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It turns out that Love does die after all

Love Never Dies the unloved sequel to The Phantom of the Opera, will finish its West End run in August after only 18 months, it has been announced.

Love Never Dies, the unloved sequel to The Phantom of the Opera, will finish its West End run in August after only 18 months, it has been announced.

Costing £5.5 million (Dh32.6m), Andrew Lloyd Webber’s production has been the centre of controversy since it opened, with Phantom of the Opera fans creating a Facebook group and website, loveshoulddie.com, criticising the show.

The site, which has a web-banner reading Phantom Needs No Sequel, labelled the show a “train-wreck” and an unnecessary sequel to the much-loved original, which first opened in 1986 and is the longest running show in Broadway history, and the second longest running musical in West End history, after Les Miserables.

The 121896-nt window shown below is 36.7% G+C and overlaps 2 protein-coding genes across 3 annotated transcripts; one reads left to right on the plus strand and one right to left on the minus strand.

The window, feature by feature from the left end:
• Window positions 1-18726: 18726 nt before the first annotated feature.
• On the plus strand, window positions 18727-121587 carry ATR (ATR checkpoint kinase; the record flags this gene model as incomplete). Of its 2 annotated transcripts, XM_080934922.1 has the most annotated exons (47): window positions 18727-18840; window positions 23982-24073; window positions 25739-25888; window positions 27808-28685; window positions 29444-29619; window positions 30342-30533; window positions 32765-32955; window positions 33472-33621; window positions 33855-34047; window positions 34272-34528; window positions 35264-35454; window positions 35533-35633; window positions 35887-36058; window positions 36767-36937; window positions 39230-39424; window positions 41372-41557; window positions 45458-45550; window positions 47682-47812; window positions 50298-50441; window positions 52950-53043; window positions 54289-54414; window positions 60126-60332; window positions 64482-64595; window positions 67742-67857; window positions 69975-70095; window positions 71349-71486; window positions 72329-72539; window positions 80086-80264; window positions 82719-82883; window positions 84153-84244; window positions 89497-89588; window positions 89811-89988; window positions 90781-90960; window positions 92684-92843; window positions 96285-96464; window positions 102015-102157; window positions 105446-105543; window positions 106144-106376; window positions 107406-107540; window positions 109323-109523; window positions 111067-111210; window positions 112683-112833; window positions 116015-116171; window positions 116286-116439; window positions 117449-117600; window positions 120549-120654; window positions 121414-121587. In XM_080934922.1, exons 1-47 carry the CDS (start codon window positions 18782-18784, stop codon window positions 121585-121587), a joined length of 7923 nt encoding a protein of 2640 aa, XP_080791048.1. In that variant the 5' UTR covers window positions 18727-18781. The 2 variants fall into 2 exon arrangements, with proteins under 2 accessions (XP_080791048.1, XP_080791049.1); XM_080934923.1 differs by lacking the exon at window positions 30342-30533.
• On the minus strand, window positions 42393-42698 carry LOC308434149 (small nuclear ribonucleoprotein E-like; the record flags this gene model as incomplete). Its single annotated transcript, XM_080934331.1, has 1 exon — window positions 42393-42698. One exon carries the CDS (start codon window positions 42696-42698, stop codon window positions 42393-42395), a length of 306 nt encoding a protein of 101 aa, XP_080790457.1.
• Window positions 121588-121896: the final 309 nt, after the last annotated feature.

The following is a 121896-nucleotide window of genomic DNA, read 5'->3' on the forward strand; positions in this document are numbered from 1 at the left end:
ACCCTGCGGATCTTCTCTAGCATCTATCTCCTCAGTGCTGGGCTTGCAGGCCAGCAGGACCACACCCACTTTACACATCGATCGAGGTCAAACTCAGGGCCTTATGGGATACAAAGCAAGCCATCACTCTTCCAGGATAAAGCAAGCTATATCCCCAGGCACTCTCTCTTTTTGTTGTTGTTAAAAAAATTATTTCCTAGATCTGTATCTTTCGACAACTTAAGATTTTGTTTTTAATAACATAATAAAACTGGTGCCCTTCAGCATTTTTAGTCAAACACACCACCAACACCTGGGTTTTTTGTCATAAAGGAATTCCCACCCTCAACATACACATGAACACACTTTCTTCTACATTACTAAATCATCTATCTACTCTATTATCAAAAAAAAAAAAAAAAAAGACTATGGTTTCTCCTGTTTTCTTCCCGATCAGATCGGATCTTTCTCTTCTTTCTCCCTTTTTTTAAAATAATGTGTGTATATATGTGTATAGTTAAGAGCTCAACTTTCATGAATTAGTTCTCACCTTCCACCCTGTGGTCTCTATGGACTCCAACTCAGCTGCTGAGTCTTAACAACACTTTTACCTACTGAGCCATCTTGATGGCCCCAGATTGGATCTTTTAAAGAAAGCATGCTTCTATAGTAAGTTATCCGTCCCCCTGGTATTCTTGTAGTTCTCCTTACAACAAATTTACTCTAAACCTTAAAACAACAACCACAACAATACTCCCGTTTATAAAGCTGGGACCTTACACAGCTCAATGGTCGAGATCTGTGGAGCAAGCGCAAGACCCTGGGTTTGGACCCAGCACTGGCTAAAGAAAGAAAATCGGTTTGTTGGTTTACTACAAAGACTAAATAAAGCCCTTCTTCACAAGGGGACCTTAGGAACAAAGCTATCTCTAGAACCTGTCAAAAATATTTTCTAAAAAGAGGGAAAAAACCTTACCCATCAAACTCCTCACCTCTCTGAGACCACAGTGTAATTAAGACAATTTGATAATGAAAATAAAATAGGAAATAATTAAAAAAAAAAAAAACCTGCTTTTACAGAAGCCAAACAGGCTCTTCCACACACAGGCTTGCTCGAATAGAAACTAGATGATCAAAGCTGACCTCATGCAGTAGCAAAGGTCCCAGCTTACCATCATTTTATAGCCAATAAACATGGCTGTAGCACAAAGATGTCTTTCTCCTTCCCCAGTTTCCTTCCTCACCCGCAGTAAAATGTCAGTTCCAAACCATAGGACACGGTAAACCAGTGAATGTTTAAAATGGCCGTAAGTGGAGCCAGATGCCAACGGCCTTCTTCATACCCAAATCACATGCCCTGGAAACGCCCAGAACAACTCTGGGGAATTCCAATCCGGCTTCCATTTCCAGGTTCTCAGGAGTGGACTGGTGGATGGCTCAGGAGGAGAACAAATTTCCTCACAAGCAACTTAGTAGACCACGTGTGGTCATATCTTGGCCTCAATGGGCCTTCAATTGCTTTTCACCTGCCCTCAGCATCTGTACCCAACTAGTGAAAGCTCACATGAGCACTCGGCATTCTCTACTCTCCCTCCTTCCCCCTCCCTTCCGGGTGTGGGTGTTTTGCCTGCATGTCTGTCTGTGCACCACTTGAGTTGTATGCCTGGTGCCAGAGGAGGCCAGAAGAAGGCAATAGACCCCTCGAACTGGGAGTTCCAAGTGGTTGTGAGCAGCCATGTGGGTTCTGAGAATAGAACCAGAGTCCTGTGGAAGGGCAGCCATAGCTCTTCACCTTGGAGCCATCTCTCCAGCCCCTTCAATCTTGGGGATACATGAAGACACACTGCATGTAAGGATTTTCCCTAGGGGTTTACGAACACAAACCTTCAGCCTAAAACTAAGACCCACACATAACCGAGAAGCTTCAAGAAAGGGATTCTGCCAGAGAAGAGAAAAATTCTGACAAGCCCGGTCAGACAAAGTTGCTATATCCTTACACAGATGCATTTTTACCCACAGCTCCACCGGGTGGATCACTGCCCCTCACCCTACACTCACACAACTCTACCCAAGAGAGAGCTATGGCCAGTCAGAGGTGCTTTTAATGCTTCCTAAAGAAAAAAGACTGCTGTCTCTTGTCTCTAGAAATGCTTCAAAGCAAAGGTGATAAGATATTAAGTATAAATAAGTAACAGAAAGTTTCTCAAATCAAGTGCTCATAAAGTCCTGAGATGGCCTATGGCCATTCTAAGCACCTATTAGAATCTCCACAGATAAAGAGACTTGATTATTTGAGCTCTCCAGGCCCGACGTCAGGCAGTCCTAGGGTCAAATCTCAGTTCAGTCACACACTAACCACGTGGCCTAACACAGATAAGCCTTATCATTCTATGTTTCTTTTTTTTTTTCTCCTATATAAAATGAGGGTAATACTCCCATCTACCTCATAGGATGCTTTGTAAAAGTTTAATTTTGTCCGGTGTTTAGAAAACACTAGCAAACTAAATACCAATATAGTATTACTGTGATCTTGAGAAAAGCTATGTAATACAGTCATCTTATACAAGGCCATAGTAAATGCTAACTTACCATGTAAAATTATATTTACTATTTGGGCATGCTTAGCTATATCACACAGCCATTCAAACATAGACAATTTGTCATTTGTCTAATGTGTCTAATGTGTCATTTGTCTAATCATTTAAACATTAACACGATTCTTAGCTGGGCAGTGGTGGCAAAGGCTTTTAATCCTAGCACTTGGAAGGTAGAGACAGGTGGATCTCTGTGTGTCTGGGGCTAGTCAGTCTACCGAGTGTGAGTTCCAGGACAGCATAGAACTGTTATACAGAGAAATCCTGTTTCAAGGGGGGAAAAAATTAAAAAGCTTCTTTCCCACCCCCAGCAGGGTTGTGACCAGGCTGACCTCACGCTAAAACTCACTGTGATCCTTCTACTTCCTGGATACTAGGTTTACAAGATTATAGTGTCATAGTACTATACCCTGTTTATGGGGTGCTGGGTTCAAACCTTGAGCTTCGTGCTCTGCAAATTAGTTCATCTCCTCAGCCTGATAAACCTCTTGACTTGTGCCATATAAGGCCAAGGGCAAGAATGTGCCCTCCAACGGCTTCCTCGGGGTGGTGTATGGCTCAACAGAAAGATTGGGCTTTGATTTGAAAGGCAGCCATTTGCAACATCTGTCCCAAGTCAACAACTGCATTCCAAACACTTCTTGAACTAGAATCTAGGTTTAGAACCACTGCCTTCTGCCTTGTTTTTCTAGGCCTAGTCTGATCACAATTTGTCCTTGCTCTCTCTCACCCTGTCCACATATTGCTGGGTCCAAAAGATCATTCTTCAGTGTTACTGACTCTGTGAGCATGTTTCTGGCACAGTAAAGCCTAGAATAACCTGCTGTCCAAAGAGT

The site released a statement welcoming the closure of the show. “Our campaign does not aim to bring about the closure of any Love Never Dies production. It doesn’t need to. The show is dreadful enough to close itself,” the site says. “Nor do we wish any harm upon the cast or creative team of this completely unnecessary and tasteless venture.”

After the original ambitious plan of having the show opening on three separate continents simultaneously, the production suffered from poor reviews and its Broadway run was shelved

indefinitely.

Last November the show was put on short hiatus in order to make improvements and it bounced back to earn seven nominations at this year’s Olivier Awards.

But it was too late to win over the detractors, it seems. The production inspired one UK theatre critic to quip: “Paint Never Dries”.

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